Massachusetts Teacher Pay Third-Highest In U.S.

Date Published: 
May 1, 2019
Jason Claffey
News Type: 
Massachusetts teachers are among the most highly paid in the country. Bay State teachers' average salaries ranked third-highest in the country, according to a nationwide analysis published this week by one of the country's largest education unions. The National Education Association, based in Washington, D.C., on Monday released its annual "Rankings and Estimates" report.
Overall, the national average for teacher salary increased from $59,539 in 2016-17 to $60,477 in 2017-18. Average salaries ranged from as low as $44,926 in Mississippi to as high as $84,227 in New York.
Massachusetts teachers earned on average $80,357 a year in 2017-18, good for third-highest in the nation. Bay State teachers who were just starting out earned $45,498, ranking eighth-highest in the country.
Here are the 10 states where teacher salaries were highest:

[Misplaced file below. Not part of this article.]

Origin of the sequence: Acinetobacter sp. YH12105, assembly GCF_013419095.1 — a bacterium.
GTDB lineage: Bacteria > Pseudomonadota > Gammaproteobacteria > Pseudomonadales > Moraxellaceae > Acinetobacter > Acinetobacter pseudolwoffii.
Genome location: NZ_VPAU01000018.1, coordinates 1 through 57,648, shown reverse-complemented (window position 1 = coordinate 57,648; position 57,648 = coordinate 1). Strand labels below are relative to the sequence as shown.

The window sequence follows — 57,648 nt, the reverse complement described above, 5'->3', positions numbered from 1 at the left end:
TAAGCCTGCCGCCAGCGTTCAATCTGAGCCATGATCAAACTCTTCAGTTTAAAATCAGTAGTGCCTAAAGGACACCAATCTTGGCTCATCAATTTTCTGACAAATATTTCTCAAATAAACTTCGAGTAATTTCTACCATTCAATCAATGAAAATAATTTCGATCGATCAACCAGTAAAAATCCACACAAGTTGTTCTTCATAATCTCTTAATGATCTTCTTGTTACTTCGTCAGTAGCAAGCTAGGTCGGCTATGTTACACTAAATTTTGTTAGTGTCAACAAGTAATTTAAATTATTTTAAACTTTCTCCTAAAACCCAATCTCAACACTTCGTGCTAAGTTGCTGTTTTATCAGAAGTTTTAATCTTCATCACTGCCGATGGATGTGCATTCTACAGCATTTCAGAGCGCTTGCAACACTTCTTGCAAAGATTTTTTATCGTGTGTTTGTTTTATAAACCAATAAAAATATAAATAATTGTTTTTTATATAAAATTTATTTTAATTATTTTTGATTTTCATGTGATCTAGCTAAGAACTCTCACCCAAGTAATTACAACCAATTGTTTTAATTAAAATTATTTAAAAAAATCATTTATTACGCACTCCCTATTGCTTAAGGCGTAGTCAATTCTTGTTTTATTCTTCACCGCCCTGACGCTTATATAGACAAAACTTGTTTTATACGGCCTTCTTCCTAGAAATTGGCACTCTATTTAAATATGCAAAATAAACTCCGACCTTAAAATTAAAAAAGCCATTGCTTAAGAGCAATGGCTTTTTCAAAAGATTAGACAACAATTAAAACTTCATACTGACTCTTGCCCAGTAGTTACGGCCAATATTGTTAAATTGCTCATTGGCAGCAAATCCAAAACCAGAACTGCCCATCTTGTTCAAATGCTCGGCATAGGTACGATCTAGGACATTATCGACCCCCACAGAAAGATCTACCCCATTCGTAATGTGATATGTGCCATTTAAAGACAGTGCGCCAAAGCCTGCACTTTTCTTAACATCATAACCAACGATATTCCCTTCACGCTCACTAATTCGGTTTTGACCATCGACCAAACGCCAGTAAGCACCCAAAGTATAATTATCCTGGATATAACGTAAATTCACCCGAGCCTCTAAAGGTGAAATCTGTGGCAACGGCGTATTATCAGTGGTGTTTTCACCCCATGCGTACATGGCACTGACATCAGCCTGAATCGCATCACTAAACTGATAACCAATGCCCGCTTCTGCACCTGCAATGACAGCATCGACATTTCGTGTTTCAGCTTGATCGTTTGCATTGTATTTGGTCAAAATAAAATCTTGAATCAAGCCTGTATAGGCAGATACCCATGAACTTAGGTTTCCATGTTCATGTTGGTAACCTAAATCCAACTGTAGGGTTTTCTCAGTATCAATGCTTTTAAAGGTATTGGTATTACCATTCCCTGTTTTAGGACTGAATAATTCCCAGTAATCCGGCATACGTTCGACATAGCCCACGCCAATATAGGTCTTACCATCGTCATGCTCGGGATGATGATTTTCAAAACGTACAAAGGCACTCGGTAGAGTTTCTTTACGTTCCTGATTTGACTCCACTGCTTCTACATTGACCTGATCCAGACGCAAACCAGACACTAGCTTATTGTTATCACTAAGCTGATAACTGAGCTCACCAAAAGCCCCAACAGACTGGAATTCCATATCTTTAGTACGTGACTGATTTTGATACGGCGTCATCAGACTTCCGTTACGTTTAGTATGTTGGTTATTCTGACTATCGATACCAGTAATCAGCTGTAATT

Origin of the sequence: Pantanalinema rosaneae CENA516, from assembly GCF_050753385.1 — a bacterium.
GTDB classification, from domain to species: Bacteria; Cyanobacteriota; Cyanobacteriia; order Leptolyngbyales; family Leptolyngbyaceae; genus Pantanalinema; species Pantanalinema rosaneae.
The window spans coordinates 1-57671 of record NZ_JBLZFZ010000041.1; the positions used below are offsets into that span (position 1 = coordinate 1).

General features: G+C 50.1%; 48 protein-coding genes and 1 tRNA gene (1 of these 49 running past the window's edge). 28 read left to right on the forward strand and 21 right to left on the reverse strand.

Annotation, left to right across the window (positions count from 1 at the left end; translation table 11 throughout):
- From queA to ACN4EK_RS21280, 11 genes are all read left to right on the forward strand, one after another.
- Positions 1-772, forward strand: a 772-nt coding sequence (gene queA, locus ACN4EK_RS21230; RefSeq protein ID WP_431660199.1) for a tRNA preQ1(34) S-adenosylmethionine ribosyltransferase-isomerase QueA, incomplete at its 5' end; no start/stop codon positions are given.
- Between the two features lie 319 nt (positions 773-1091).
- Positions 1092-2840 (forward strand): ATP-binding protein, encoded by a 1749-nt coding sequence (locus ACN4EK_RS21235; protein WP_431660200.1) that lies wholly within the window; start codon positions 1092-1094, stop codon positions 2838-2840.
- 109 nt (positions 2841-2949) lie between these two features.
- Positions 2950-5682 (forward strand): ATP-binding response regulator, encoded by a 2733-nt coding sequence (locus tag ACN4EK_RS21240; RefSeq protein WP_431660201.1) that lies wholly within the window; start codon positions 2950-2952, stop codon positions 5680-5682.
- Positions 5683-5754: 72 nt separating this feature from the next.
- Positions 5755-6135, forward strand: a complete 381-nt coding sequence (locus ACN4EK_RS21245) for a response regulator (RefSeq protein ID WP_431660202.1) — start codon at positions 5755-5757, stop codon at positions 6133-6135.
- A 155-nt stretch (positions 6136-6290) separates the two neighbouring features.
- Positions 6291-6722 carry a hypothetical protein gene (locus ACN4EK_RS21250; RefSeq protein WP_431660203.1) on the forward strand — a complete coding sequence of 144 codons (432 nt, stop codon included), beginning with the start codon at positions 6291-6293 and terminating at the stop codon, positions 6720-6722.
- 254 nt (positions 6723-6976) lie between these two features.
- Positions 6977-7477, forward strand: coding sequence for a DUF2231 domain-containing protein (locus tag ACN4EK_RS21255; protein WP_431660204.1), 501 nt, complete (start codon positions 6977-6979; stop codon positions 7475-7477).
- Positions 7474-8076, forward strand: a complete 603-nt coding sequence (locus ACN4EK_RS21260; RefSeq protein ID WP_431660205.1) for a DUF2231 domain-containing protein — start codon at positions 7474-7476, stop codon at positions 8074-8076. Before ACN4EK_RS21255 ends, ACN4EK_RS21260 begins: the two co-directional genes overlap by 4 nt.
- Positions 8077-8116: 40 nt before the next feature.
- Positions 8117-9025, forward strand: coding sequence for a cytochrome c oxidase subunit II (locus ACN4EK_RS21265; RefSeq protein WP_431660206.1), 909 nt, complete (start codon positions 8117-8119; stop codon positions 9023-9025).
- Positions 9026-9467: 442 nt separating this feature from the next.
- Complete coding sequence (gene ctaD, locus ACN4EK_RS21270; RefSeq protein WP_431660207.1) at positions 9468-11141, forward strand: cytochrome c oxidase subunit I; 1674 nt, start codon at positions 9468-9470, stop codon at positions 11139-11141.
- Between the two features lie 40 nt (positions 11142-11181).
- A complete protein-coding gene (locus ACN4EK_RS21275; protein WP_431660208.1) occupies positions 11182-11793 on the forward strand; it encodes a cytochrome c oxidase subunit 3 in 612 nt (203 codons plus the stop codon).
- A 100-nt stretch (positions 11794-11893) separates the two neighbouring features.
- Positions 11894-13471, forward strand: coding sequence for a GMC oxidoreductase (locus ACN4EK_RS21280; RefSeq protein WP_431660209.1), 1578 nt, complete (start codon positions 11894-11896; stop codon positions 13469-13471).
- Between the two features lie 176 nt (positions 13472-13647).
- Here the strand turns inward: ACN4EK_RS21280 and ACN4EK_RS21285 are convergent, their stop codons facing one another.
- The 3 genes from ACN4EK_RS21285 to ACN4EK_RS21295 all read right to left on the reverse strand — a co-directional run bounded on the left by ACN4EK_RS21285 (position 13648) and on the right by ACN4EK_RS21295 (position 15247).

New York, $84,227
California, $80,680
Massachusetts, $80,357
Washington, D.C., $76,486
Connecticut, $74,517
New Jersey, $69,917
Alaska, $69,682
Maryland, $69,627
Pennsylvania, $67,535
Rhode Island, $66,758
Nationwide, the union's analysis found that salaries have increased 11.2 percent since 2008-09. 
But that doesn't tell the whole story. When adjusted for inflation, the teachers actually make on average 4.5 percent less than they did 10 years ago. The report did not provide inflation-adjusted salary changes by state.
NEA President Lily Eskelsen García said educator pay "continues to erode." This means the large gap in pay between what educators earn and what similarly educated professionals earn in other jobs continues to expand.
"Educators don't do this work to get rich, they do this work because they believe in students," García said in a news release. "But their pay is not commensurate with the dedication and expertise they bring to the profession."
Starting salaries for teachers also remain below pre-recession levels, the group added. The typical beginning teacher salary, when adjusted for inflation, fell nearly 3 percent over the last decade. The squeeze has been felt in some states more than others, particularly in Wisconsin and Michigan.
The reality for many teachers is that the base salary simply isn't enough. About one in five have to work a second job to make ends meet, the union said.